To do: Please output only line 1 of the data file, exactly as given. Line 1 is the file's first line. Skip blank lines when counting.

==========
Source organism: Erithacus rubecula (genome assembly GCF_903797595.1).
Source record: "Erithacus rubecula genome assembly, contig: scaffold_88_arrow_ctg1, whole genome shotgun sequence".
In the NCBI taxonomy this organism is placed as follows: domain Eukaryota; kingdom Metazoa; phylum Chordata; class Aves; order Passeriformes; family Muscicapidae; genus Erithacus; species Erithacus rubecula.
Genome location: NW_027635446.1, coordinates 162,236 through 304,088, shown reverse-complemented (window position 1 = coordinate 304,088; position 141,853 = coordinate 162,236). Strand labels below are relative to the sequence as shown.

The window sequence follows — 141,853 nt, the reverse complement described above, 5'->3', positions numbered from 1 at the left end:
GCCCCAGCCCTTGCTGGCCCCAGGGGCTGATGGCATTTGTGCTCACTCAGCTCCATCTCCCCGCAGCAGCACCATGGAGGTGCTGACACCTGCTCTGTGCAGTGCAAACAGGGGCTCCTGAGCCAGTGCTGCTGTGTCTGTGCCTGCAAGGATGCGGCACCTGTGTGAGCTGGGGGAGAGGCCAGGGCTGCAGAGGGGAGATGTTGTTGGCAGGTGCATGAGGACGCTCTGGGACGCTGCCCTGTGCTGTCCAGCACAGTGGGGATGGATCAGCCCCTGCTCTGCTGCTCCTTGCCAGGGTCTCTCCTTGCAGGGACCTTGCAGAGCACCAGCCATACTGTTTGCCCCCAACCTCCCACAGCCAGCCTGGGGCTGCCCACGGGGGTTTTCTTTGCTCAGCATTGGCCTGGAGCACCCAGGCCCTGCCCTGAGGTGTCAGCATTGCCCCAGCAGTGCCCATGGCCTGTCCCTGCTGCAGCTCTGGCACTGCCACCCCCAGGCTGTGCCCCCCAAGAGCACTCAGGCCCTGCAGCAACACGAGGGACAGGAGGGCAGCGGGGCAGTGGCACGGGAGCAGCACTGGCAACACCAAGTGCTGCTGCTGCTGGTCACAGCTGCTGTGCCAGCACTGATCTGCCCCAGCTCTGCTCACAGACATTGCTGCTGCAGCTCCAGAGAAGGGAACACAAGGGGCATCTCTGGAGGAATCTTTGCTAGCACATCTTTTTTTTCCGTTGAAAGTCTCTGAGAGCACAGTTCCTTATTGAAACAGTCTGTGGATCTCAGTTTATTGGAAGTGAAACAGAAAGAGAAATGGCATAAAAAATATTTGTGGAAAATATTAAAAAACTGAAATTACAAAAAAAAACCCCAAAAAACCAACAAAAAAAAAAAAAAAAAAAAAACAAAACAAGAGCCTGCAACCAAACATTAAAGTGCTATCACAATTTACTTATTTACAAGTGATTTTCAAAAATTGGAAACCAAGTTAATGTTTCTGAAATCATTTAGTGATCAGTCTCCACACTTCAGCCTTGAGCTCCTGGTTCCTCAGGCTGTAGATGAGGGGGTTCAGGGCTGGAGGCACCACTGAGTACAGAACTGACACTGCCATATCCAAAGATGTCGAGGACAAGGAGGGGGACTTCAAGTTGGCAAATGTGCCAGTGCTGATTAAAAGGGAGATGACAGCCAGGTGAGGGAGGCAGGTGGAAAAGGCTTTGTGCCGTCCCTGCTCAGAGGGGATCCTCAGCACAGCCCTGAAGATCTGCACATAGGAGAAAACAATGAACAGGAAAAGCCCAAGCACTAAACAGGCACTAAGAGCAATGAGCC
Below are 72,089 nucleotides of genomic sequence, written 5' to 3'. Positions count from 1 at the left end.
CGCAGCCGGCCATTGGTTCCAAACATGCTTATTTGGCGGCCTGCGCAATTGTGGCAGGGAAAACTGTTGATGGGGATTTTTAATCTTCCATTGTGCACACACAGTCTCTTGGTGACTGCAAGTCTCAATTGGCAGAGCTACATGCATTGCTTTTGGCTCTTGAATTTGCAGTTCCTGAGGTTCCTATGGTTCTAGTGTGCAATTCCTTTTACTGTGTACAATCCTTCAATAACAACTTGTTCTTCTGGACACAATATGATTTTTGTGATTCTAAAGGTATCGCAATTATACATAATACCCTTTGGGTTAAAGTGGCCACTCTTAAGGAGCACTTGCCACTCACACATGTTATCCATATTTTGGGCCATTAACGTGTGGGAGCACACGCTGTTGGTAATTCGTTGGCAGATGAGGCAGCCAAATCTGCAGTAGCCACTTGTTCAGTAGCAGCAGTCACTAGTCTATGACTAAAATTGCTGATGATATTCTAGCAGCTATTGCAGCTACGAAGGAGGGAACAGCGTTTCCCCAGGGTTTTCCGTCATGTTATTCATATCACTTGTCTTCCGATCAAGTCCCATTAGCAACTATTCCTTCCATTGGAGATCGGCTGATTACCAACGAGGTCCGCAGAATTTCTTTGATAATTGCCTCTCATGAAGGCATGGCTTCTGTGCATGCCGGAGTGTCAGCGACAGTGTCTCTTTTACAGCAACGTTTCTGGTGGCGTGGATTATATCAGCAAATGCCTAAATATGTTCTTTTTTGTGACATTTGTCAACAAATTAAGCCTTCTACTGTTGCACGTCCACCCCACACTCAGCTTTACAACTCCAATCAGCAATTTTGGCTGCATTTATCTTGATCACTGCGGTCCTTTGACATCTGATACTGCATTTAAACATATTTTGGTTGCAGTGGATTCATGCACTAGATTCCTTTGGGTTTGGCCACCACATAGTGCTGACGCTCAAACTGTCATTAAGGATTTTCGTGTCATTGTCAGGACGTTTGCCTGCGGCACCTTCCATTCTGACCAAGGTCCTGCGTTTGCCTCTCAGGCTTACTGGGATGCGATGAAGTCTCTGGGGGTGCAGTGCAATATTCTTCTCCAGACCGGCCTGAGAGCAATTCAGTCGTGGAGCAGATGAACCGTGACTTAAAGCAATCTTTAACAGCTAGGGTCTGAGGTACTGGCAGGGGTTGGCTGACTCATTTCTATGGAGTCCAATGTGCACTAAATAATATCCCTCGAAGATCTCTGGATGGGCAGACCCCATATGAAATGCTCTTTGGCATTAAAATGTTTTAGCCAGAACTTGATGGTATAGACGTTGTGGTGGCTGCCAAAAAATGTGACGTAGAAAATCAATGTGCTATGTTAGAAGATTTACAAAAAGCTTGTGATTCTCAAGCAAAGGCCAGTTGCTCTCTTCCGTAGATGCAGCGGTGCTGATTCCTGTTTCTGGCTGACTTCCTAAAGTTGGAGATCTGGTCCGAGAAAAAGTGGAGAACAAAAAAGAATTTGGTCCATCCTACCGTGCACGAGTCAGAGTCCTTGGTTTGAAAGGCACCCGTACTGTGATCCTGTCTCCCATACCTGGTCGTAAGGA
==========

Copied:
Source organism: Erithacus rubecula (genome assembly GCF_903797595.1).